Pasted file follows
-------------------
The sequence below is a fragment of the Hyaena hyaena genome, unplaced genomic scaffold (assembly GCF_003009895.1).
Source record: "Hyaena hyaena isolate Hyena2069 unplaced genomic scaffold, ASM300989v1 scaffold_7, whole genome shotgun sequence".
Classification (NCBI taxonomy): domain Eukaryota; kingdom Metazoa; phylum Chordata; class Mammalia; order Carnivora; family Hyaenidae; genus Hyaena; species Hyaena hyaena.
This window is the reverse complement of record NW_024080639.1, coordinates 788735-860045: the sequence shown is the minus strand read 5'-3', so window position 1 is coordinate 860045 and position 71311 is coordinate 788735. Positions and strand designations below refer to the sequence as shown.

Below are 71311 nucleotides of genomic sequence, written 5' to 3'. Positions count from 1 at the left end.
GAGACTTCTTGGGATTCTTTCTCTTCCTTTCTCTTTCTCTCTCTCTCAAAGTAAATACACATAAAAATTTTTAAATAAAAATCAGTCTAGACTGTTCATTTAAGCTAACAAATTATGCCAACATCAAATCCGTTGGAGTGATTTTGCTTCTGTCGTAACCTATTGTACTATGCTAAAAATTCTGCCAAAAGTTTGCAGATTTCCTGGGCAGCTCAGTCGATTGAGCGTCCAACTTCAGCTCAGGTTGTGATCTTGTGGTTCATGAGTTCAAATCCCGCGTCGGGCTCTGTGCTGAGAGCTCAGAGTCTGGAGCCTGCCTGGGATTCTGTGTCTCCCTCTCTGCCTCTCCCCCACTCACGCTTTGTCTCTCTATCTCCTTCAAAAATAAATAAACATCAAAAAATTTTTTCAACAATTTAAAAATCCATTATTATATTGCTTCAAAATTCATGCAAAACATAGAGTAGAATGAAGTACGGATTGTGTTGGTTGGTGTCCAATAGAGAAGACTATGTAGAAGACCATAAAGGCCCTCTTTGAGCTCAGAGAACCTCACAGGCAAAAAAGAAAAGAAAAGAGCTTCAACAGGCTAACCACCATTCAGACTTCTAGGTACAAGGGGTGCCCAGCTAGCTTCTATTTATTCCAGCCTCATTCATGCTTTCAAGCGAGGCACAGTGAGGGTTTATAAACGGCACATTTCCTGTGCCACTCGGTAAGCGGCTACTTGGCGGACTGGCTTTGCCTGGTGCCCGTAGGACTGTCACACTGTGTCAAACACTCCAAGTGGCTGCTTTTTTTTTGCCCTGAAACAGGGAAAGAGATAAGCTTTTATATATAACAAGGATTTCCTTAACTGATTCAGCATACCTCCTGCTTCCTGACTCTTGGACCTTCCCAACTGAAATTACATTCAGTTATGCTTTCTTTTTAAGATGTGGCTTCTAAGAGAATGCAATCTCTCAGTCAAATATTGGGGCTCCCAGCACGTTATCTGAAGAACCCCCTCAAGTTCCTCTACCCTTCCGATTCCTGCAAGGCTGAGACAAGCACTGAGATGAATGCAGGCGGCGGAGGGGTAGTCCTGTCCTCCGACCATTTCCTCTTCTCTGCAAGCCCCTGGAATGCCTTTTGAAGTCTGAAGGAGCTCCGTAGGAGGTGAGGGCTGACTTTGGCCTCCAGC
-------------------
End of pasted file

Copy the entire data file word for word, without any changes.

The sequence below is a fragment of the Hyaena hyaena genome, unplaced genomic scaffold (assembly GCF_003009895.1).
Source record: "Hyaena hyaena isolate Hyena2069 unplaced genomic scaffold, ASM300989v1 scaffold_7, whole genome shotgun sequence".
Classification (NCBI taxonomy): domain Eukaryota; kingdom Metazoa; phylum Chordata; class Mammalia; order Carnivora; family Hyaenidae; genus Hyaena; species Hyaena hyaena.
This window is the reverse complement of record NW_024080639.1, coordinates 788735-860045: the sequence shown is the minus strand read 5'-3', so window position 1 is coordinate 860045 and position 71311 is coordinate 788735. Positions and strand designations below refer to the sequence as shown.

Below are 71311 nucleotides of genomic sequence, written 5' to 3'. Positions count from 1 at the left end.
GAGACTTCTTGGGATTCTTTCTCTTCCTTTCTCTTTCTCTCTCTCTCAAAGTAAATACACATAAAAATTTTTAAATAAAAATCAGTCTAGACTGTTCATTTAAGCTAACAAATTATGCCAACATCAAATCCGTTGGAGTGATTTTGCTTCTGTCGTAACCTATTGTACTATGCTAAAAATTCTGCCAAAAGTTTGCAGATTTCCTGGGCAGCTCAGTCGATTGAGCGTCCAACTTCAGCTCAGGTTGTGATCTTGTGGTTCATGAGTTCAAATCCCGCGTCGGGCTCTGTGCTGAGAGCTCAGAGTCTGGAGCCTGCCTGGGATTCTGTGTCTCCCTCTCTGCCTCTCCCCCACTCACGCTTTGTCTCTCTATCTCCTTCAAAAATAAATAAACATCAAAAAATTTTTTCAACAATTTAAAAATCCATTATTATATTGCTTCAAAATTCATGCAAAACATAGAGTAGAATGAAGTACGGATTGTGTTGGTTGGTGTCCAATAGAGAAGACTATGTAGAAGACCATAAAGGCCCTCTTTGAGCTCAGAGAACCTCACAGGCAAAAAAGAAAAGAAAAGAGCTTCAACAGGCTAACCACCATTCAGACTTCTAGGTACAAGGGGTGCCCAGCTAGCTTCTATTTATTCCAGCCTCATTCATGCTTTCAAGCGAGGCACAGTGAGGGTTTATAAACGGCACATTTCCTGTGCCACTCGGTAAGCGGCTACTTGGCGGACTGGCTTTGCCTGGTGCCCGTAGGACTGTCACACTGTGTCAAACACTCCAAGTGGCTGCTTTTTTTTTGCCCTGAAACAGGGAAAGAGATAAGCTTTTATATATAACAAGGATTTCCTTAACTGATTCAGCATACCTCCTGCTTCCTGACTCTTGGACCTTCCCAACTGAAATTACATTCAGTTATGCTTTCTTTTTAAGATGTGGCTTCTAAGAGAATGCAATCTCTCAGTCAAATATTGGGGCTCCCAGCACGTTATCTGAAGAACCCCCTCAAGTTCCTCTACCCTTCCGATTCCTGCAAGGCTGAGACAAGCACTGAGATGAATGCAGGCGGCGGAGGGGTAGTCCTGTCCTCCGACCATTTCCTCTTCTCTGCAAGCCCCTGGAATGCCTTTTGAAGTCTGAAGGAGCTCCGTAGGAGGTGAGGGCTGACTTTGGCCTCCAGC